We’re just one week away from the unofficial beginning of the stretch drive — that final month of the regular season when the standings change nightly and everyone begins to think about how many points it will take to earn a bye or secure home ice in the opening round of the playoffs.
Not surprisingly, last weekend produced a mixed bag of results that included several splits. Two clubs were able to make the most of their opportunities by sweeping their games. Both No. 8 Cornell (13-4-2, 9-2-1 ECACHL) and Rensselaer (11-14-2, 4-9-1) made moves up the standings thanks to well-rounded efforts.
The Big Red’s wins came against red-hot Dartmouth (9-8-2, 6-6-0) and Vermont (13-9-3, 7-4-2) in Lynah Rink. The victories extended Cornell’s perfect home record to 9-0-0, just one season after an atypical 7-7-5 final home mark.
“We were a really young team last year,” said head coach Mike Schafer, “and there was a lot of pressure to win at home. This year, we’re ready for it and now we look forward to it. We’re able to perform.”
Aside from the benefits of home cookin’, the Big Red’s special-teams play has been the difference-maker on most nights. Cornell ranks second in the country with a 25.2 percent success rate with the man-advantage, while standing third in the country on the penalty kill at 88.7 percent.
“You are not going to win in college hockey right now,” said Schafer, “without a special-teams game. You have to rely upon your power play or penalty killing to get victories.”
Heading into this weekend’s action, Cornell has scored at least one power-play goal in each of its last four games, including six markers in its last three contests. For the year, the Big Red have popped 26 power-play goals, accounting for 41 percent of the team’s overall tallies. And while Schafer acknowledges that others feel the Big Red rely too much on their power play, he’s not about to apologize for it.
“Goals are hard to come by,” he said. “If you go up one or two on the power play, there’s no need to open it up when you’re on five-on-five.
“Everybody’s contributing. We’re using different people on the power play in different situations. Regardless of what the other team is doing, we can switch up personnel. We’ve gotten goals down low and one-timers.”
Then there’s that defense thing the Big Red have a handle on. They’ve allowed just four goals in their last five games and have allowed more than two tallies in just three contests all season. It’s a system that has worked extremely well since Schafer brought it to the upstate New York campus in 1995.
“People talk about our system all the time,” said Schafer, “but what we do is get the puck back as fast as possible. We’re an aggressive forechecking team, we’re not a team that sits back and fires the puck down ice.
“The players know that if you want to play professionally, the guys need to learn how to be two-way players. You’re not going to be a pro if you can’t play defense, unless you’re a great goal-scorer, and there are not too many of those in college hockey right now.”
Two Decades Later
Rensselaer snapped a five-game losing streak last weekend with wins at St. Lawrence (3-2) and Clarkson (4-3). It was the first North Country sweep for the Engineers since their 1985 NCAA Championship season.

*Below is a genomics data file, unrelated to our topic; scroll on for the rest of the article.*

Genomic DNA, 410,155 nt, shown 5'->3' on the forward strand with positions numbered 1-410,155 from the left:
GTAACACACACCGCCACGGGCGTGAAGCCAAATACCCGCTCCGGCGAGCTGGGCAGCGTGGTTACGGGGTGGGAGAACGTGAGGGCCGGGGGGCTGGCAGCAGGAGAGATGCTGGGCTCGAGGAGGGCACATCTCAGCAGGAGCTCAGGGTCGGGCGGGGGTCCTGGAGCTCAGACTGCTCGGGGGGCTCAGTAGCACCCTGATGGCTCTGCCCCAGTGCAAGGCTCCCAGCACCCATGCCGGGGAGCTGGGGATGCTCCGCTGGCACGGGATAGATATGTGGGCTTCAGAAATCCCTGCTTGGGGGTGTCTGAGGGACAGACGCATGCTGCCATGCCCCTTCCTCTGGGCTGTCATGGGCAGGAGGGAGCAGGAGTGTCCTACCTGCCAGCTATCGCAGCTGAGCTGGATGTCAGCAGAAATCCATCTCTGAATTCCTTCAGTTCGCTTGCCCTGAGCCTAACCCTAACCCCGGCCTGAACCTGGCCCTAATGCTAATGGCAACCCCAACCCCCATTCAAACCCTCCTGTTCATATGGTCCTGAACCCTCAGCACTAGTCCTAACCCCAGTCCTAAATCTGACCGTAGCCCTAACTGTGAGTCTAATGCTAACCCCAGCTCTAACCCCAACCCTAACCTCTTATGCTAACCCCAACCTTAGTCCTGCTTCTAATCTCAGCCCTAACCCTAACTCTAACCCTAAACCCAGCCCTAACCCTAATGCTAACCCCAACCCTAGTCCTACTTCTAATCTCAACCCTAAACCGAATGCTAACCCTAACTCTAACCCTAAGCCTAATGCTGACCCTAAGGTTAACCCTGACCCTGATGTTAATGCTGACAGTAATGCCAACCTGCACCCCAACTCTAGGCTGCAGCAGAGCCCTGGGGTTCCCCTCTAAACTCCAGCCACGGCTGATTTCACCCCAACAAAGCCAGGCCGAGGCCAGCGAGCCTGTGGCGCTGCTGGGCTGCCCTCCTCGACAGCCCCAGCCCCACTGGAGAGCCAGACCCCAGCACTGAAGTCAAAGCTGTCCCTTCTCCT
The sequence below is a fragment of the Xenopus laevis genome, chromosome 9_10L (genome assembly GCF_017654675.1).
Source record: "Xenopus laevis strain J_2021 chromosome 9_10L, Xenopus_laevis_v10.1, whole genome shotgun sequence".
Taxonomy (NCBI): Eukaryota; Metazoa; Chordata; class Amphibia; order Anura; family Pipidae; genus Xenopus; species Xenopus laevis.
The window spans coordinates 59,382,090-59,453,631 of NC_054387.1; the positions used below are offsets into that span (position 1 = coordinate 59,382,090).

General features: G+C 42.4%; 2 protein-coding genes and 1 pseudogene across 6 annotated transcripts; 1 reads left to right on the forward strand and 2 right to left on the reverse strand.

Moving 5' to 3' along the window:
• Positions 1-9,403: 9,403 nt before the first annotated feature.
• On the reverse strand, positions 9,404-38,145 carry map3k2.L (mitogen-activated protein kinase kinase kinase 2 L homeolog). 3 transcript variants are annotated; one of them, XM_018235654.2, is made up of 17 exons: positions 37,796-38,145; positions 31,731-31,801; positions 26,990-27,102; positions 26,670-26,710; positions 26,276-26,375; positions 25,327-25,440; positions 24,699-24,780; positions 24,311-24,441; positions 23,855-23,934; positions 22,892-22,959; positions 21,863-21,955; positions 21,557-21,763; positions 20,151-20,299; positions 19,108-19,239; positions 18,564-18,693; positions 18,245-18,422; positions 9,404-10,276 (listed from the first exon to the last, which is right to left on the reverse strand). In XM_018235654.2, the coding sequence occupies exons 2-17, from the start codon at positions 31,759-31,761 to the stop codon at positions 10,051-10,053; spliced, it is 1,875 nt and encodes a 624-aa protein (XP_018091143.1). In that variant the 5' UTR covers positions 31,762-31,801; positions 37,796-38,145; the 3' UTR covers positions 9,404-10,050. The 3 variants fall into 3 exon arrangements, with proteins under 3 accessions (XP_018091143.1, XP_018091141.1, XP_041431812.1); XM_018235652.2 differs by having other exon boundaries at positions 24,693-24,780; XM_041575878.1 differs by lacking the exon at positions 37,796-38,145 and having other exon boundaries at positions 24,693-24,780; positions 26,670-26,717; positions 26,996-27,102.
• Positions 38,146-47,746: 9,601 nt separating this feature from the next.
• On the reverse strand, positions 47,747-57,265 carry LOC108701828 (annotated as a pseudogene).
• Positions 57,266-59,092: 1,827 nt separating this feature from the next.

“We received outstanding goaltending from Andrew Martin,” said RPI head coach Dan Fridgen about the keys to the successful start of the team’s four-game road trip. “It was a solid weekend. We rolled four lines and had key plays from our senior class. They stepped up.”
Against the Saints, Martin posted 32 saves and followed it up with 20 stops the next night against the Golden Knights. The senior, who transferred from Fairfield after the 2002-03 season, has a 6-9-1 record with a 2.96 goals against average (GAA) and an .890 save percentage. The victory over SLU was Martin’s first since defeating Yale on November 19.
Offensively, seniors Vic Pereira and Nick Economakos led the way. Pereira notched a goal and an assist in each of the North Country games — including the game-winner versus the Saints. Economakos, meanwhile, scored twice on the weekend.
“We handled St. Lawrence’s pressure well,” said Fridgen. “In their building they come at you in waves. We call it the ‘SLU Storm.’ If you can weather it, you’ll have a good chance to win the hockey game. It’s the first 10 minutes of the game and portions of the second and third period.”
Not only were the Engineers able to handle SLU’s waves of attack, but they also managed to score the game’s first two goals, which, according to Fridgen, made a big difference in forcing the Saints to adjust.
The scenario was different the next night at Cheel Arena when Clarkson held 1-0 and 2-1 leads.
“In the Clarkson comeback,” explained Fridgen, “we remained composed and Martin made some saves.”
The other key to the weekend were four power-play goals and one shorthander among the seven combined tallies.
“We made a small adjustment with our personnel,” said Fridgen about changes he made to the team’s power play. “We went back to the basics and reacted to how the other teams played against our power play.”
The wins were a welcome change from the Engineers’ recent struggles, which included four straight losses in ECACHL play.
“Teams outscored us 21-3,” said Fridgen. “We were not able to capitalize and score goals. [Last] weekend, we kept it simple.”
The Knight-mare Continues
A year ago, Clarkson, which struggled through a rough regular season, mounted a late run that started with a February win over a reeling Brown, progressed to a shocking playoff series win in Lynah Rink and ended with a heartbreaking loss to Harvard in the ECAC championship game.
Despite the disappointment, the Golden Knights were expected to build upon their run and the young talent that emerged in that month-long ride. No such luck.
“I’m surprised it hasn’t carried over,” said head coach George Roll. “I think too many of us started reading all the things that were being written about our success and [last year’s] freshman class. We started to think it would come easy and forgot what got us there.”
At this point last season, the Knights had a 10-9-5 record, but were on the verge of a 1-6-0 skid that included a six-game losing streak. This year, Clarkson finds itself struggling through an inconsistent and mysterious season with a 7-15-2 record.